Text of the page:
There is evidence that suggests that there are many reasons for the differences in the attitude about gender in business. One reason is that women and men often have different socioeconomic characteristics. If economists were to reform education, wealth, family and work status, those differences would disappear.

The Obstacles for Female Entrepreneurs

Africa remains one of the most successful leaders for efforts regarding female entrepreneurs. But, even the most successful countries still lack leadership, capital and professionalism, not to mention the inability to find affordable solutions in regard to childcare.

Countries like Japan have taken these shortcomings and transformed them into positive aspects of the economy. Womenomics is the idea that the advancement of women and economic development are necessarily linked. This philosophy is becoming widespread among developing nations. In Japan, these sorts of reformations can be credited to Prime Minister Shinzo Abe. Since taking office, Abe has generated a larger female labor force rate than that of the United States.

Some other countries have also made several reformations propelling womenomics. Jordan has increased women’s enrollment in schools by 37 percent. Turning these rates into economic success, however, still remains a challenge. Many studies suggest that economic growth for women needs to be viewed as desirable and attainable for the majority of society.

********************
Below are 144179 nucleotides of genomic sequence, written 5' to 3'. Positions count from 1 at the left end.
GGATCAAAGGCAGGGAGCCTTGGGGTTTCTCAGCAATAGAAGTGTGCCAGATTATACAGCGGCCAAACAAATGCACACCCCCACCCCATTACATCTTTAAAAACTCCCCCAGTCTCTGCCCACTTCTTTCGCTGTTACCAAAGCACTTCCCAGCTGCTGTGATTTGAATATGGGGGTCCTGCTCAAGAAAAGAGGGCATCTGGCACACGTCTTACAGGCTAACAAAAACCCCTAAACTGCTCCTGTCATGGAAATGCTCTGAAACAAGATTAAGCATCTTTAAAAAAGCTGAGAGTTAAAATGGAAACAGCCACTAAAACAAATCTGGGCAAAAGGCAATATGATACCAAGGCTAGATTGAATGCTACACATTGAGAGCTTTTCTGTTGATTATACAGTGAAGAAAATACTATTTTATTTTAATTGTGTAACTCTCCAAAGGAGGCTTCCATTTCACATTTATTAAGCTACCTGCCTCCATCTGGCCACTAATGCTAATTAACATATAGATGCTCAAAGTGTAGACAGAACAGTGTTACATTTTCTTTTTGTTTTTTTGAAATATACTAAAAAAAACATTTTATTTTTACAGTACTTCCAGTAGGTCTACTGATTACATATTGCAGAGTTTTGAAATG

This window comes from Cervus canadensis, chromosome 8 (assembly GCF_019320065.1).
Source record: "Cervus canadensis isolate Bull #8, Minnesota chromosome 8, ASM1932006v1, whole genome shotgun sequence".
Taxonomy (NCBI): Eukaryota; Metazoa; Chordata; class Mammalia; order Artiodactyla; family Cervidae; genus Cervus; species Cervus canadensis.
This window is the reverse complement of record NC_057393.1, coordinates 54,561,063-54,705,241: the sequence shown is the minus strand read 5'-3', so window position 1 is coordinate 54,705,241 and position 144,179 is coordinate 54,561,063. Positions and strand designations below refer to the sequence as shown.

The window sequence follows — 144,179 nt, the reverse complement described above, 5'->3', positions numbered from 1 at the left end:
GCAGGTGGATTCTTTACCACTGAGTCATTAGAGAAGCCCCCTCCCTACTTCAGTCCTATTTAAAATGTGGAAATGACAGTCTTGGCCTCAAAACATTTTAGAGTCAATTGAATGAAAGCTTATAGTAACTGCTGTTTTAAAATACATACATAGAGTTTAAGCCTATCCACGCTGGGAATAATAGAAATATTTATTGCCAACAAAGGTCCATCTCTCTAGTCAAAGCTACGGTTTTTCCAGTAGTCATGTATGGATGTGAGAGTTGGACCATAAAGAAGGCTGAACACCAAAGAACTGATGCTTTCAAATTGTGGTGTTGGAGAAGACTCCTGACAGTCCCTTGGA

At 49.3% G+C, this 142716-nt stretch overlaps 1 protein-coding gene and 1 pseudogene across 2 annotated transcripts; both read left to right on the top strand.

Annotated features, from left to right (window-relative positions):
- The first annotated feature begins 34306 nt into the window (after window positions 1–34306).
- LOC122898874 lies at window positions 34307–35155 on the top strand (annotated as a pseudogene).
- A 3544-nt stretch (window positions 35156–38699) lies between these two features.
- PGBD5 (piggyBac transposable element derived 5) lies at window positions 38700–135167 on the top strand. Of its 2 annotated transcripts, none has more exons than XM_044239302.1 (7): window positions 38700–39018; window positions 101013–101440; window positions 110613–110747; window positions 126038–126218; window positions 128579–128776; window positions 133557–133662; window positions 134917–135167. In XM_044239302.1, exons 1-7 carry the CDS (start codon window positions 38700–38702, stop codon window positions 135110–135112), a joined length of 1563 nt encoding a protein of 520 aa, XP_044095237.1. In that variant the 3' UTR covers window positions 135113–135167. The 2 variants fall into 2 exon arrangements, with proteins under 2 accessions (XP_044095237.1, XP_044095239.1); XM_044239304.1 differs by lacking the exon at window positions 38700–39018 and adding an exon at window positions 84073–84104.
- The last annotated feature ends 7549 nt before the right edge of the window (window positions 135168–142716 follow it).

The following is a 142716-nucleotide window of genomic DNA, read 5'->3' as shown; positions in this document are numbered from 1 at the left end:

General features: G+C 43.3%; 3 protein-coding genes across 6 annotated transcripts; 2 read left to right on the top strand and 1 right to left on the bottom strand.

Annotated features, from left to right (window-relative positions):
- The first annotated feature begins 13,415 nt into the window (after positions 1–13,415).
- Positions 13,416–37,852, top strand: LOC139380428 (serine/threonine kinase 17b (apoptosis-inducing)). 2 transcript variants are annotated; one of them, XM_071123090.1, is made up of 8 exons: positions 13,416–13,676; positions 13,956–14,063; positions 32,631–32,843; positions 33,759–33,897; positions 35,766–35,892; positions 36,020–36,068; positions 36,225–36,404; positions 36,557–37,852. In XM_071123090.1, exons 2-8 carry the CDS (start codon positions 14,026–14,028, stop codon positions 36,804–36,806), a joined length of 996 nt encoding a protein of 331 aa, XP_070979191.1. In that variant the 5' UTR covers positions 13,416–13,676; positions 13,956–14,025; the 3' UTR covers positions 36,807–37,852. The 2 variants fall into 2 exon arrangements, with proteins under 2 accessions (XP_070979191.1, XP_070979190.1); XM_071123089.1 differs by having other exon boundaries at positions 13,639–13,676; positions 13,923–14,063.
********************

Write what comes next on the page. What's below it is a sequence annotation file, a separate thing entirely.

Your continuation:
Female entrepreneurs also struggle with the duality of a society that places more value on a familial lifestyle. For example, a woman may own a business, but her time at work is often limited by her duties at home. Data in developing countries assert that many women leave the business lifestyle to return to familial duties.

A study regarding the results of holding executive positions for women in Norway revealed that the majority of people believe there should be established quotas to include women in management in companies. The results of the pole were 74 percent in favor of those quotas. Later studies showed that as women in the workplace reach a certain age, the stigma associated with their work duties do too.

Curbing the Stigma